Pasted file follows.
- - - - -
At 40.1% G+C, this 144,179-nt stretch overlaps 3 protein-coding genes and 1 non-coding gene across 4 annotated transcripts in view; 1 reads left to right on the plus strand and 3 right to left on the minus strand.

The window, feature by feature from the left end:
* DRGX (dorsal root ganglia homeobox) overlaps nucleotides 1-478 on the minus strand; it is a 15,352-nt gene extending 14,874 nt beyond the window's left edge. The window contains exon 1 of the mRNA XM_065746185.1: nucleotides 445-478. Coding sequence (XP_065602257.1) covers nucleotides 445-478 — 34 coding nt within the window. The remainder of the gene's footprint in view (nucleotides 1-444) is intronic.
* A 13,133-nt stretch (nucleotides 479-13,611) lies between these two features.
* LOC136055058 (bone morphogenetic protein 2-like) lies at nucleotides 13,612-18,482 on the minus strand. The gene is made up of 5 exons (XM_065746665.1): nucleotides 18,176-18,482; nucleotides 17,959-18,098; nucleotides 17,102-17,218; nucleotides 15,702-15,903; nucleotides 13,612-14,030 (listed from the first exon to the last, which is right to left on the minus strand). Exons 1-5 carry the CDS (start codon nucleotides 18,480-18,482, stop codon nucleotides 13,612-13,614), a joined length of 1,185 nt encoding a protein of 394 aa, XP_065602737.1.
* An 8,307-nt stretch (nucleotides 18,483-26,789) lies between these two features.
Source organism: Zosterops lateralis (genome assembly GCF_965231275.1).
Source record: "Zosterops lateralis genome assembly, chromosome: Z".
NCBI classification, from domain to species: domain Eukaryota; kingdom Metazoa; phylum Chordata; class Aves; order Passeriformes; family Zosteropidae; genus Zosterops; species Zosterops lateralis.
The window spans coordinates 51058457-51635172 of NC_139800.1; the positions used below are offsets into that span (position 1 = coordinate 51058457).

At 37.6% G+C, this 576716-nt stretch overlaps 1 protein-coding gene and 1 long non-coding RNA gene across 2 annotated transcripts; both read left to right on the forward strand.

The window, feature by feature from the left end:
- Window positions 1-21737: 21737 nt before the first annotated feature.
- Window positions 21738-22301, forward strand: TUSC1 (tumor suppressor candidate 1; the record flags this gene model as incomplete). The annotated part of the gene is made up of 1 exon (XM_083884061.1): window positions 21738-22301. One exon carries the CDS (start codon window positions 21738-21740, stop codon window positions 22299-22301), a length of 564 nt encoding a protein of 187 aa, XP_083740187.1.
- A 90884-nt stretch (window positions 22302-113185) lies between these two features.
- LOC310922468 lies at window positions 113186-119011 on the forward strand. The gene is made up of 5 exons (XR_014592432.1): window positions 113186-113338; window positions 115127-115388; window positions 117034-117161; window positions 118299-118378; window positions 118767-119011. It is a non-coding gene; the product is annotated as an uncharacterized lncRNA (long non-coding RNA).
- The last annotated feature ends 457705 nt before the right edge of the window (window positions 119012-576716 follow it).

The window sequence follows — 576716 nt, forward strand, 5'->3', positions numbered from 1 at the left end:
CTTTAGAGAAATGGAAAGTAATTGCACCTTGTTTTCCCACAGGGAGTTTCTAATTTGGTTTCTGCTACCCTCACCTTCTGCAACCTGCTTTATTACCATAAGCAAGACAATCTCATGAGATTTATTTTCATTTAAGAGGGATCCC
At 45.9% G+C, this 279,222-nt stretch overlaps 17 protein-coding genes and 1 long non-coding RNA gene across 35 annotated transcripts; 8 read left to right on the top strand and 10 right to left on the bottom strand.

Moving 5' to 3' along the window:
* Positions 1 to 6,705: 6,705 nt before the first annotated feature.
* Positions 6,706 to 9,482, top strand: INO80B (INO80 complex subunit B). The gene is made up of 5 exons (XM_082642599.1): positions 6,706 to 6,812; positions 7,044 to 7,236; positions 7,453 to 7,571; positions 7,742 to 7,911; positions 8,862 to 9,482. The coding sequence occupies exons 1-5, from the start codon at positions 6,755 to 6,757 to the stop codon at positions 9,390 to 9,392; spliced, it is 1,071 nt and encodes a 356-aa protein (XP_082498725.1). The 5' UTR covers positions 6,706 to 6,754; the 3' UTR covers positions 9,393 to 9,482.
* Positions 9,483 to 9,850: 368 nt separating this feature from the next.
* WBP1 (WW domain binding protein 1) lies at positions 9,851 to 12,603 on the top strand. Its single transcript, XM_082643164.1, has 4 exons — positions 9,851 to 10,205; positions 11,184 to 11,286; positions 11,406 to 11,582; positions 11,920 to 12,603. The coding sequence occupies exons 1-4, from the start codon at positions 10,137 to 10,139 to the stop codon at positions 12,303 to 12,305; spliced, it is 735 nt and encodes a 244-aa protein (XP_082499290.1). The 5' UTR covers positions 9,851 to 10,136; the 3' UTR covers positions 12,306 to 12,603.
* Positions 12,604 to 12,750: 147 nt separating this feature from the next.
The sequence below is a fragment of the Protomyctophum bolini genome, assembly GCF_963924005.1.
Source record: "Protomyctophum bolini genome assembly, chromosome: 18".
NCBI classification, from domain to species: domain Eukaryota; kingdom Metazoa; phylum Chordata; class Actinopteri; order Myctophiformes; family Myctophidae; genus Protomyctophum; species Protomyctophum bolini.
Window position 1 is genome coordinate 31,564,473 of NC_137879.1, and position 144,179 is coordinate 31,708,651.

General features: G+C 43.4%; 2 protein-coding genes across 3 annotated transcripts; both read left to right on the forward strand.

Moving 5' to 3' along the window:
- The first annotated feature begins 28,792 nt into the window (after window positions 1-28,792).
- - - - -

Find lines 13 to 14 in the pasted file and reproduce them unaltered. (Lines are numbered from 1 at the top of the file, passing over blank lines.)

- Window positions 1-21737: 21737 nt before the first annotated feature.
- Window positions 21738-22301, forward strand: TUSC1 (tumor suppressor candidate 1; the record flags this gene model as incomplete). The annotated part of the gene is made up of 1 exon (XM_083884061.1): window positions 21738-22301. One exon carries the CDS (start codon window positions 21738-21740, stop codon window positions 22299-22301), a length of 564 nt encoding a protein of 187 aa, XP_083740187.1.